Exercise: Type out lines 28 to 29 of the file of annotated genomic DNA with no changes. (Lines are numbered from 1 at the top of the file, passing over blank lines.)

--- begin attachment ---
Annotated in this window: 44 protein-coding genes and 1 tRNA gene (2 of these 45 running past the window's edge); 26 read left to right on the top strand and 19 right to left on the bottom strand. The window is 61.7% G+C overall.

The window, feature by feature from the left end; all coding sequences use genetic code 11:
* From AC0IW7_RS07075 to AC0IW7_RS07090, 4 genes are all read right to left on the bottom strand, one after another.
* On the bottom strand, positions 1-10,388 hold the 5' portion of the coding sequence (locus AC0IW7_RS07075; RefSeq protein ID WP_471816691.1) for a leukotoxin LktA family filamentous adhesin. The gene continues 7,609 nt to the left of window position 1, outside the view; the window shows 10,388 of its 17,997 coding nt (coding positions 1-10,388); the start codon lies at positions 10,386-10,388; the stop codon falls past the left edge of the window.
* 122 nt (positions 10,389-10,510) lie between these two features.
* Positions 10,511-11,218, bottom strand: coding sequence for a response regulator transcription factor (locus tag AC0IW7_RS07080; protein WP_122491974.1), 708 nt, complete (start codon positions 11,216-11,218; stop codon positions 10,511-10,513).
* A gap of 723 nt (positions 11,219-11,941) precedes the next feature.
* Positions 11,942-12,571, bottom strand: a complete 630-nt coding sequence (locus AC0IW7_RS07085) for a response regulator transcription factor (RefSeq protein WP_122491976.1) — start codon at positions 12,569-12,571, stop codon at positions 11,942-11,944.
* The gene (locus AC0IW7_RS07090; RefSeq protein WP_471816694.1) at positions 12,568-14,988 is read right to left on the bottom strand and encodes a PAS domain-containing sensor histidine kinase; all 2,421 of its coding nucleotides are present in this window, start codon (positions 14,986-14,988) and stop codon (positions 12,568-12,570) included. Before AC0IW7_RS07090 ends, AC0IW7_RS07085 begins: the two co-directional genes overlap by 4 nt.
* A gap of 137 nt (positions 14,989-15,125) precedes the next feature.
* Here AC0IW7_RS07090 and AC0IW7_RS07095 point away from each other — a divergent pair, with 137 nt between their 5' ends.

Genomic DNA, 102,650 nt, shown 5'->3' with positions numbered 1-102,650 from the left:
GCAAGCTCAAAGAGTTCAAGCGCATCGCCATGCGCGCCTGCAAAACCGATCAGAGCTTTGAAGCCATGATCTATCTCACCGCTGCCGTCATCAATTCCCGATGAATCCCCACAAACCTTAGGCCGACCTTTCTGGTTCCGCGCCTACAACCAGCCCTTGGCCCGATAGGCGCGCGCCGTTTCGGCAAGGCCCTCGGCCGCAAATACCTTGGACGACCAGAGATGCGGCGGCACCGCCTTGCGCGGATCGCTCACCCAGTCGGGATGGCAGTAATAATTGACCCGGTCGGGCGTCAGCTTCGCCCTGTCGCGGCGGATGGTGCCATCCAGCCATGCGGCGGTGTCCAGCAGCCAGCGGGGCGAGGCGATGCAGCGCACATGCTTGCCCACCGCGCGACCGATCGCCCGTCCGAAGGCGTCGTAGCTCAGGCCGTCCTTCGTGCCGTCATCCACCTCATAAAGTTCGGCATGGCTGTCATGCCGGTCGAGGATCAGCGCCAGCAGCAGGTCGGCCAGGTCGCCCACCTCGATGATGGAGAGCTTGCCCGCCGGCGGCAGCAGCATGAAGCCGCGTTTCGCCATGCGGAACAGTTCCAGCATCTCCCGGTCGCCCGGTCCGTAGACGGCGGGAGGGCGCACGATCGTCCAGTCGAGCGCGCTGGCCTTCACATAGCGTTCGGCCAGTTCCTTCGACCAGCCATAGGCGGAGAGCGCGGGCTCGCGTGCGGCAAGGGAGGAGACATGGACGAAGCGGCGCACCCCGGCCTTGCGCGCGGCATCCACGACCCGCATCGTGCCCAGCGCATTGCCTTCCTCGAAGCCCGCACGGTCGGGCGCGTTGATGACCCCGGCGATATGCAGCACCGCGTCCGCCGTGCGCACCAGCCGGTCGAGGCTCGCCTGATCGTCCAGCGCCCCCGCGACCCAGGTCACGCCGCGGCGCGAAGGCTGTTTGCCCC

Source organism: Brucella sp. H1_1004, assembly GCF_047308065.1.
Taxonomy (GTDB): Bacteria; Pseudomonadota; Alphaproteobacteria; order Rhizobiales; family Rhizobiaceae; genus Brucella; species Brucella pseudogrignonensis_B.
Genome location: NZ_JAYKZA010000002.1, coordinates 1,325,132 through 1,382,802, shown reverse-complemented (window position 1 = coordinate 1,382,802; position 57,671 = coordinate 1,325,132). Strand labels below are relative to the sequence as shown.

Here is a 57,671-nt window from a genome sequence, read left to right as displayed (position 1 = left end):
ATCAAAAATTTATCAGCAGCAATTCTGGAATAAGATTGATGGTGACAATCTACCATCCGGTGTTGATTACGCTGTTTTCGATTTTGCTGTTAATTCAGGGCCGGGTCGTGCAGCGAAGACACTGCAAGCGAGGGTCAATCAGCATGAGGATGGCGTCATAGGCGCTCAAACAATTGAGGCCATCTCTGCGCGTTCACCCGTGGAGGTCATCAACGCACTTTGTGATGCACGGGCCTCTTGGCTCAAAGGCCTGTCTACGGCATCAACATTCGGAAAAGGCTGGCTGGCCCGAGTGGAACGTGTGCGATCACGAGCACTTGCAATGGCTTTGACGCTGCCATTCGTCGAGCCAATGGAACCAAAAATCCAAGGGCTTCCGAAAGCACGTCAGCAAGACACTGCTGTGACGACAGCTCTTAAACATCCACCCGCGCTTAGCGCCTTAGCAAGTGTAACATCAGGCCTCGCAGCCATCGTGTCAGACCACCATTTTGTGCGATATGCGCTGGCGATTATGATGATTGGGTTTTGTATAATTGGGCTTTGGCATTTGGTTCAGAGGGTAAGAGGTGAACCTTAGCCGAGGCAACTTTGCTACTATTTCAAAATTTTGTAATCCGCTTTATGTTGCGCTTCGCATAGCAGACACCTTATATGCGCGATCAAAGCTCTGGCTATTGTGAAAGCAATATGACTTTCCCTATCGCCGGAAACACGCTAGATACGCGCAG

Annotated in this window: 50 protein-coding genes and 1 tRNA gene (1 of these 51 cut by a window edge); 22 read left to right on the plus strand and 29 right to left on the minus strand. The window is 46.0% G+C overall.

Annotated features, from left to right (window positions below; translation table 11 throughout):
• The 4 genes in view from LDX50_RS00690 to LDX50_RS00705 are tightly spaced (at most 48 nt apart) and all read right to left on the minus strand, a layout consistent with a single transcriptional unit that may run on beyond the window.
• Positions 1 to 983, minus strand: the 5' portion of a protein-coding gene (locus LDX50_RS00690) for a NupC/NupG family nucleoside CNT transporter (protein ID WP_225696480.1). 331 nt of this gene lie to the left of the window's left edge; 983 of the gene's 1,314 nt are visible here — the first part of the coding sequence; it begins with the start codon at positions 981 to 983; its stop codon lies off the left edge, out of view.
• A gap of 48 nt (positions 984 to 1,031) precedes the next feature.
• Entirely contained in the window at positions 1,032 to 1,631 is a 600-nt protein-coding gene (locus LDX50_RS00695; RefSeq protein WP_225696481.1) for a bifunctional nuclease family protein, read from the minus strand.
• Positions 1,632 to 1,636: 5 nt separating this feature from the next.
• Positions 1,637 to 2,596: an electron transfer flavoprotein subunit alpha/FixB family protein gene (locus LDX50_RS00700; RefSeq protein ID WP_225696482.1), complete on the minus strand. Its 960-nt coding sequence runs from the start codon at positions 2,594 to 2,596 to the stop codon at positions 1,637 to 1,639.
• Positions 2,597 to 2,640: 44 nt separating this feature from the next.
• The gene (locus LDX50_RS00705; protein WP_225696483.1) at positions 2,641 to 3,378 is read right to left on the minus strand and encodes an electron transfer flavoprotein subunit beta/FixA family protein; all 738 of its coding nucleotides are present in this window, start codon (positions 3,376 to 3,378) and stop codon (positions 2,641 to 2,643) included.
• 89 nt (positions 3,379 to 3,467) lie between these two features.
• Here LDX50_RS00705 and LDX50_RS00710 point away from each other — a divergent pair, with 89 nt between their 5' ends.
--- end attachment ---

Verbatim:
• The gene (locus LDX50_RS00705; protein WP_225696483.1) at positions 2,641 to 3,378 is read right to left on the minus strand and encodes an electron transfer flavoprotein subunit beta/FixA family protein; all 738 of its coding nucleotides are present in this window, start codon (positions 3,376 to 3,378) and stop codon (positions 2,641 to 2,643) included.
• 89 nt (positions 3,379 to 3,467) lie between these two features.